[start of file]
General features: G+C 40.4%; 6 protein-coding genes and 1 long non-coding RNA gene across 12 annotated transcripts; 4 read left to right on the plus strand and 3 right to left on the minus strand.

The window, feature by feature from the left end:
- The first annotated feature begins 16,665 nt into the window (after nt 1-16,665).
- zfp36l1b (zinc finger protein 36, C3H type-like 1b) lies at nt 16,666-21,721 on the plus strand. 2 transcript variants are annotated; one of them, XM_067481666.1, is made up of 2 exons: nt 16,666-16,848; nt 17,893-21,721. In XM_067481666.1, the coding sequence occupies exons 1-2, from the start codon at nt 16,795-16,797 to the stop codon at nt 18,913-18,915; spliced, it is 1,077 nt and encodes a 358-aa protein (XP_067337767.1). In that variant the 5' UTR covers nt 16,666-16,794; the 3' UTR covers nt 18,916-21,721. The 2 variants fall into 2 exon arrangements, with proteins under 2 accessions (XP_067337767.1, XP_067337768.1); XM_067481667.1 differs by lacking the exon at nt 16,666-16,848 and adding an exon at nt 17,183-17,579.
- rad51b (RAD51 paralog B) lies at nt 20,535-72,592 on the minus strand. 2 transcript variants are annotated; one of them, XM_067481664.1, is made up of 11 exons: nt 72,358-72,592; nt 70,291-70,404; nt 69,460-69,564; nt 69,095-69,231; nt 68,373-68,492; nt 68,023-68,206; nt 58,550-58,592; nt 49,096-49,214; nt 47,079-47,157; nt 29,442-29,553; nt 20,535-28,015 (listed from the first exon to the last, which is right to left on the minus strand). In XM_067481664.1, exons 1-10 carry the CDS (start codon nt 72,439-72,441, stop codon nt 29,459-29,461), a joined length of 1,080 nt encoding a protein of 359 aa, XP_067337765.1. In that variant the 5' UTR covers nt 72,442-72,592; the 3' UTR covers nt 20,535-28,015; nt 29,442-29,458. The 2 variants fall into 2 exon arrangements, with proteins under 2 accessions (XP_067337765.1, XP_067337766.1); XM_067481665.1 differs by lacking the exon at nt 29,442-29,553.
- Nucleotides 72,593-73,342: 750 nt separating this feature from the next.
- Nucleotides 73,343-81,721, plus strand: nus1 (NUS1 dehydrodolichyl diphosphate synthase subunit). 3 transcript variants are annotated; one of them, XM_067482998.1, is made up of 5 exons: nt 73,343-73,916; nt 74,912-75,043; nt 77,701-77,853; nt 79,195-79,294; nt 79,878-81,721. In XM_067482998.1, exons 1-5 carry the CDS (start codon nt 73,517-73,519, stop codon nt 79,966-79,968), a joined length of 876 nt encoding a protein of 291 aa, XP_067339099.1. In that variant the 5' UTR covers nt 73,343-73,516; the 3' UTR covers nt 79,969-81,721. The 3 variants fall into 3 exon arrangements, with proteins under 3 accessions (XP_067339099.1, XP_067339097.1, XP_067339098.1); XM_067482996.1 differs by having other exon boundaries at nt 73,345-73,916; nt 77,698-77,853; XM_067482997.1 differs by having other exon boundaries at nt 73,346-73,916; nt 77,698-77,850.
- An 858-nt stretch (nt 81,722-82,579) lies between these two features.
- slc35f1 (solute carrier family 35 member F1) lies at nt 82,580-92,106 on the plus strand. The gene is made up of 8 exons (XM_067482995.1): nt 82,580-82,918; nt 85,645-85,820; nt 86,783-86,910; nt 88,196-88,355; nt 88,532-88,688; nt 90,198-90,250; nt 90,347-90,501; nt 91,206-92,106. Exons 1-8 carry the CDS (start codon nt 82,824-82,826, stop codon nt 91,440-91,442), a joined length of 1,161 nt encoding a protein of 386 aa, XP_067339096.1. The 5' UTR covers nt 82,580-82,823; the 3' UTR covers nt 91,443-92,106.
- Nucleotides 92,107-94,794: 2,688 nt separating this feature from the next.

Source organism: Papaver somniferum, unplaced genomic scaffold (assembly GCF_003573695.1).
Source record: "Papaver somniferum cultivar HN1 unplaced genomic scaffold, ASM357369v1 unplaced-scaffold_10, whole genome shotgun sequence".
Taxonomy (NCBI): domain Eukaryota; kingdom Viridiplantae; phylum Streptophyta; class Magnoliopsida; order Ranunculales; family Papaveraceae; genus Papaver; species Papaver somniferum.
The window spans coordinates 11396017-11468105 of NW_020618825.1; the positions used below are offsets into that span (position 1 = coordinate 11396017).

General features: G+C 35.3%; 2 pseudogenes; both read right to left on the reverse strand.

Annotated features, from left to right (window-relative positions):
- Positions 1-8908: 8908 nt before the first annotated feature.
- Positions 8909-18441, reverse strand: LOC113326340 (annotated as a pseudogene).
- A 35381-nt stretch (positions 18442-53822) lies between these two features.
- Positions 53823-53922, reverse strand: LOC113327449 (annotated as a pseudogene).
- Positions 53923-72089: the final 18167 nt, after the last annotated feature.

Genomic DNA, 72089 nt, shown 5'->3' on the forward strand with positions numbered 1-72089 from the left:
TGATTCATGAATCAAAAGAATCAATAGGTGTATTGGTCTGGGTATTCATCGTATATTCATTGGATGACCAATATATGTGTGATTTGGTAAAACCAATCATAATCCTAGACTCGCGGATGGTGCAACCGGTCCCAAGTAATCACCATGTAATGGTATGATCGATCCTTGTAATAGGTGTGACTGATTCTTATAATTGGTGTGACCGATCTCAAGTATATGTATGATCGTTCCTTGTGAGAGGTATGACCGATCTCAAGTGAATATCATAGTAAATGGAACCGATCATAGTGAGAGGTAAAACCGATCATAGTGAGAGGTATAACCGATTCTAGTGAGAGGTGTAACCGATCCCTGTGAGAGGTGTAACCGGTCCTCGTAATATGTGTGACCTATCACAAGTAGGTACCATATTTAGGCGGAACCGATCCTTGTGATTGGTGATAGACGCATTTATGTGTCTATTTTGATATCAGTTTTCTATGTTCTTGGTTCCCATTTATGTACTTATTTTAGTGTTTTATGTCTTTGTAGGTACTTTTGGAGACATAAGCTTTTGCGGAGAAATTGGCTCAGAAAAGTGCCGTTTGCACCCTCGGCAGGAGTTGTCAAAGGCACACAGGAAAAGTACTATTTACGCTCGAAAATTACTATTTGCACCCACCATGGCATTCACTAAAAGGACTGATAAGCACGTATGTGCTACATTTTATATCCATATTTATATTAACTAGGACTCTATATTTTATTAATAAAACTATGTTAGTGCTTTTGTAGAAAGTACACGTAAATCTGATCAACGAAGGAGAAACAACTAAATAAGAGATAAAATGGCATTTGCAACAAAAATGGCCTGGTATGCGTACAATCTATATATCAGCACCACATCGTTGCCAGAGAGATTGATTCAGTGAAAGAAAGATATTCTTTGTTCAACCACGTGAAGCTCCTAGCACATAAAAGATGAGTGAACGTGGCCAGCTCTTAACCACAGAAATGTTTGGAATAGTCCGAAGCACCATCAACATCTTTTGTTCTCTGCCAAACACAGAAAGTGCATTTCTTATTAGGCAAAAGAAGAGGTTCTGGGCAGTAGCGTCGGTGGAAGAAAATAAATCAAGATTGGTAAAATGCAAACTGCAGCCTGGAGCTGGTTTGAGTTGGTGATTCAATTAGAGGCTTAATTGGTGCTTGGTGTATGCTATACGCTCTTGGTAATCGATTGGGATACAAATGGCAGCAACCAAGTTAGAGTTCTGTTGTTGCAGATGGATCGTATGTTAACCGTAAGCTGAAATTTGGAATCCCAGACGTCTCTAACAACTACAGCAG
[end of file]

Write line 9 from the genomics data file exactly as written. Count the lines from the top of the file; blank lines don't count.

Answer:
- slc35f1 (solute carrier family 35 member F1) lies at nt 82,580-92,106 on the plus strand. The gene is made up of 8 exons (XM_067482995.1): nt 82,580-82,918; nt 85,645-85,820; nt 86,783-86,910; nt 88,196-88,355; nt 88,532-88,688; nt 90,198-90,250; nt 90,347-90,501; nt 91,206-92,106. Exons 1-8 carry the CDS (start codon nt 82,824-82,826, stop codon nt 91,440-91,442), a joined length of 1,161 nt encoding a protein of 386 aa, XP_067339096.1. The 5' UTR covers nt 82,580-82,823; the 3' UTR covers nt 91,443-92,106.